Next: Suggested Reading Up: Foundations of geometry Previous: Models

## Putting co-ordinates

First of all we expand our geometry and introduce ideal points, lines and planes. This can be considered as the process of re-constructing P3(K) given [R].

The definition of an ideal point (Point) is motivated by the fact that a pair of intersecting lines is lies in a plane.

Definition 4   A Point is a collection of lines so that any pair of lines in this collection is co-planar. Moreover, there is at least one line in this collection through any given point.

The relation of these properties to Desargues' theorem is given by.

Theorem 10   Let a, b, c be any three lines in the collection of lines determining a Point. There are points A, A' on a, B, B' on b and C, C' on c which give a Desarguian configuration. That is to say, the lines AB and A'B' intersect in a point C'', the lines AC and A'C' intersect in a point B'' and the lines CB and C'B' intersect in a point A'', so that the point A'', B'' and C'' lie on a line.

Similar ideas can be used to show that there are Points.

Exercise 9   Let l and m be lines and consider the collection of all lines k such that either one of the following holds:
1. k is not co-planar with l and m but is co-planar with each of l and m separately.
2. There is a line j of the above type so that j is co-planar with each of k, l, m.
Check that this collection gives a Point.

The notion of collinearity for Points can be defined as follows

Definition 5   The Points A, B and C is said to be collinear if for any point p there are lines a, b and c in the collections A, B and C respectively so that a, b and c are coplanar.

With this definition we can define an ideal line

Definition 6   A Line is a collection of Points so that any three are collinear; moreover, the collection contains at least two Points.

We easily check

Exercise 10   There is a unique Line containing a pair of Points.

Similarly, we can define an ideal plane

Definition 7   A Plane is a collection of Points and Lines so that there is at least one Point and one Line not containing it in the collection. If a Line is in the collection then so is every Point contained in the Line. If a Line and a Point not on it are contained in the collection so is every Line containing the Point and a Point of the Line. Finally, there is at least one Point not in the collection.

The main result is then

Theorem 11   If we start with a geometry satisfying the axioms of incidence and order, then the Points, Lines and Planes as defined above satisfy the axioms of incidence and the projective axiom of parallels.

Since each point, line and plane in the original geometry determines a Point, Line and Plane respectively, we see that we have embedded'' our geometry in a geometry satisfying the axioms of incidence and the projective axiom of parallels. Such a geometry is called an axiomatic projective geometry. By replacing the use of Pasch axiom by the use of the projective axiom of parallels one can also prove Desargues' theorem for this geometry. We wish to co-ordinatise this geometry.

The addition and multiplication operations can be constructed'' in a manner similar to that in Euclidean geometry.

Definition 8   Let O and Z be a pair of Points and A, B be Points on the Line j containing O and Z. Let k be any Line containing Z and not O and P be a point of k other than Z. Let Q be a Point on the Line l joining O and P other than these two. The Line m joining Z and Q meets the Line n joining A and P in a Point C. Let D be the Point of intersection of the Line o joining B and Q. Finally E is the Point of intersection of the line p joining C and D with the line j. We then say that E is the sum'' of the points A and B with respect to O and Z.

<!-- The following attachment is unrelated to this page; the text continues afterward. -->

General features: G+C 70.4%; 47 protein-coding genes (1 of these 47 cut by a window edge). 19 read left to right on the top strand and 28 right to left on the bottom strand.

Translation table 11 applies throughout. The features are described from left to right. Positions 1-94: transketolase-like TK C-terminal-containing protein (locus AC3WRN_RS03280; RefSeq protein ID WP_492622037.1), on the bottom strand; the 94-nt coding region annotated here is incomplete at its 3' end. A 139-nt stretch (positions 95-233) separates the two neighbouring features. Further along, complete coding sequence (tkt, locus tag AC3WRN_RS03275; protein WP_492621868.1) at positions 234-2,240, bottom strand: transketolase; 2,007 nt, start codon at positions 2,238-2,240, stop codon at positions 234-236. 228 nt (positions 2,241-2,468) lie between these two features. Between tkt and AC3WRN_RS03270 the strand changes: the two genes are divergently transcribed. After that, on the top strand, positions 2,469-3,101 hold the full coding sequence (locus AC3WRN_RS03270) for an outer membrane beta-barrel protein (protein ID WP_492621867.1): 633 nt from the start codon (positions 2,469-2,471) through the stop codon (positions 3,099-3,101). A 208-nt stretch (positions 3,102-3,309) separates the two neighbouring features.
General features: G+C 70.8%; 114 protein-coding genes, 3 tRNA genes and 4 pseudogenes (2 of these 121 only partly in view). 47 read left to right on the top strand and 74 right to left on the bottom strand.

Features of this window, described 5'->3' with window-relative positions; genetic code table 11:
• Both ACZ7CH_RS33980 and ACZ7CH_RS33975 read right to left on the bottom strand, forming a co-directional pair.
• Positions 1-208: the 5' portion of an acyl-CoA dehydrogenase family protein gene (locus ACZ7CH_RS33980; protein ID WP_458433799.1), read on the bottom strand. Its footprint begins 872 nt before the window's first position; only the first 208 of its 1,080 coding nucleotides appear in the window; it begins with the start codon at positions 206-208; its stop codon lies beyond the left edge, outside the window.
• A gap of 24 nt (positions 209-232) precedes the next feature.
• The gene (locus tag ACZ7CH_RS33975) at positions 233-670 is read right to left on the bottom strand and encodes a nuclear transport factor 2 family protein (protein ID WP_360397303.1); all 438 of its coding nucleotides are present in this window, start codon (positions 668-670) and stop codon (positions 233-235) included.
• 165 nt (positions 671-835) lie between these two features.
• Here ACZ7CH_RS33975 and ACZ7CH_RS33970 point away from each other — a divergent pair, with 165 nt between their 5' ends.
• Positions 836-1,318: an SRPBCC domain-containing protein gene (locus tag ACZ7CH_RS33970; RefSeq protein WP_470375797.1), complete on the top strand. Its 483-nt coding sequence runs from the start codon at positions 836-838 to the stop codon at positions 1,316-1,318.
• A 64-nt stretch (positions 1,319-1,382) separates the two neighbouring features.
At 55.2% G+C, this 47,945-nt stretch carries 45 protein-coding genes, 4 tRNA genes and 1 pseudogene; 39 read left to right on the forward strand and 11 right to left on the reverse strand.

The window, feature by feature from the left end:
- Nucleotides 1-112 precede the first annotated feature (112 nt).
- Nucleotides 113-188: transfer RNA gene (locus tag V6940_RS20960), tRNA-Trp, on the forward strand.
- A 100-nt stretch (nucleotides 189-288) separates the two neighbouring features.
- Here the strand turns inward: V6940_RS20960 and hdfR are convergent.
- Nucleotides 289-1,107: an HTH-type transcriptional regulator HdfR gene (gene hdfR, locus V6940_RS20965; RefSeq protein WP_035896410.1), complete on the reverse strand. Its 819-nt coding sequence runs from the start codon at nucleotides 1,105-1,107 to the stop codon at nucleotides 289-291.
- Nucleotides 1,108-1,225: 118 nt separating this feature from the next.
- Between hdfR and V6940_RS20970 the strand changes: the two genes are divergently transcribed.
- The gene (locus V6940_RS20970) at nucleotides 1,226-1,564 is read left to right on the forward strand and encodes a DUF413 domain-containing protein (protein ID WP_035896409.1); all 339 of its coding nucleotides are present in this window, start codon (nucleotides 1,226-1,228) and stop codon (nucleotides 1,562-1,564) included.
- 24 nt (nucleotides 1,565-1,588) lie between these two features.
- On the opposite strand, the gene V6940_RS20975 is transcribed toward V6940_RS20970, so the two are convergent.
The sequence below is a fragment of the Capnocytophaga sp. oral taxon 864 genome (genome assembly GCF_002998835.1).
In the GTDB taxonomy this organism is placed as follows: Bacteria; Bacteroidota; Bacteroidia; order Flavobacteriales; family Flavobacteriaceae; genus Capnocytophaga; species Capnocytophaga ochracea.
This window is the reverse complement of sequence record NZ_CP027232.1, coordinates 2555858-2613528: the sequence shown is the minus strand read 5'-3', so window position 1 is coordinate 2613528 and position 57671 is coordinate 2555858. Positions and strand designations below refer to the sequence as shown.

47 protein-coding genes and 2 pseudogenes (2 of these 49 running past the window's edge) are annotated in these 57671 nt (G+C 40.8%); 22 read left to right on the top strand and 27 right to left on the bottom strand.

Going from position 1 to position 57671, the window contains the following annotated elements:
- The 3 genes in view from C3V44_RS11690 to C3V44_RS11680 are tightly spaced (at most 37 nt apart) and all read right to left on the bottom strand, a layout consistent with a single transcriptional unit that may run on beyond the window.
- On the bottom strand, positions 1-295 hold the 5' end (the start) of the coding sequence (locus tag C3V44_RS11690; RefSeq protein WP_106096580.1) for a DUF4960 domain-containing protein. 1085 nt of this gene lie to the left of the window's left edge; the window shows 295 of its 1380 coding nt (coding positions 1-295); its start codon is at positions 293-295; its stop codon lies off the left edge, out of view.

picture(6999,4422)(2209,-4468) (2731,-4426)(0,0)[lb]O (4411,-4396)(0,0)[lb]A (5236,-4366)(0,0)[lb]B (8821,-4351)(0,0)[lb]Z (4201,-2701)(0,0)[lb]P (5281,-1606)(0,0)[lb]Q (5131,-2791)(0,0)[lb]C (3346,-181)(0,0)[lb]D (5971,-4441)(0,0)[lb]E
The sum of A and B with respect to O and Z is E.

Exercise 11   Show that this operation is well-defined.

Definition 9   Let O, I and Z be distinct collinear Points and A, B be Points on the Line j containing O and Z. Let C be a Point not on j. Let k be the Line joining C with Z and l be the Line joining C with O. Let J be a Point on l different from C and O. The Line m joining I and J meets l in a point K. Let C be the Point of intersection of the Line n joining A and K. Let D be the Point of intersection of the Line joining B and J. Finally, let E be the Point on j that lies on the line o that joins C and D. We say that E us the product'' of the points A and B with respect to O, I and Z.

picture(7044,5184)(2254,-4963) (2506,-4696)(0,0)[lb]O (3766,-4696)(0,0)[lb]I (4471,-4681)(0,0)[lb]A (4966,-4651)(0,0)[lb]B (8806,-4651)(0,0)[lb]Z (4156,-2926)(0,0)[lb]J (5596,-1681)(0,0)[lb]K (4786,-1111)(0,0)[lb]L (4831,-2371)(0,0)[lb]C (3346, -1)(0,0)[lb]D (5776,-4711)(0,0)[lb]E
The product of A and B with respect to O, I and Z is E.

Exercise 12   Show that this operation is well-defined.

The main result is to use these operations to show that

Theorem 12   Let O, I and Z be distinct Points on a Line j. The operations defined above make the collection of all Points on j other than Z into a (skew-) field K.

Finally, one produces a one-to-one correspondence

Theorem 13   There is a one-to-one correspondence between the (axiomatic) projective geometry and the geometry P3(K).

The original geometry is then that of a convex set R in A3(K).

Next: Suggested Reading Up: Foundations of geometry Previous: Models
Kapil H. Paranjape 2001-01-20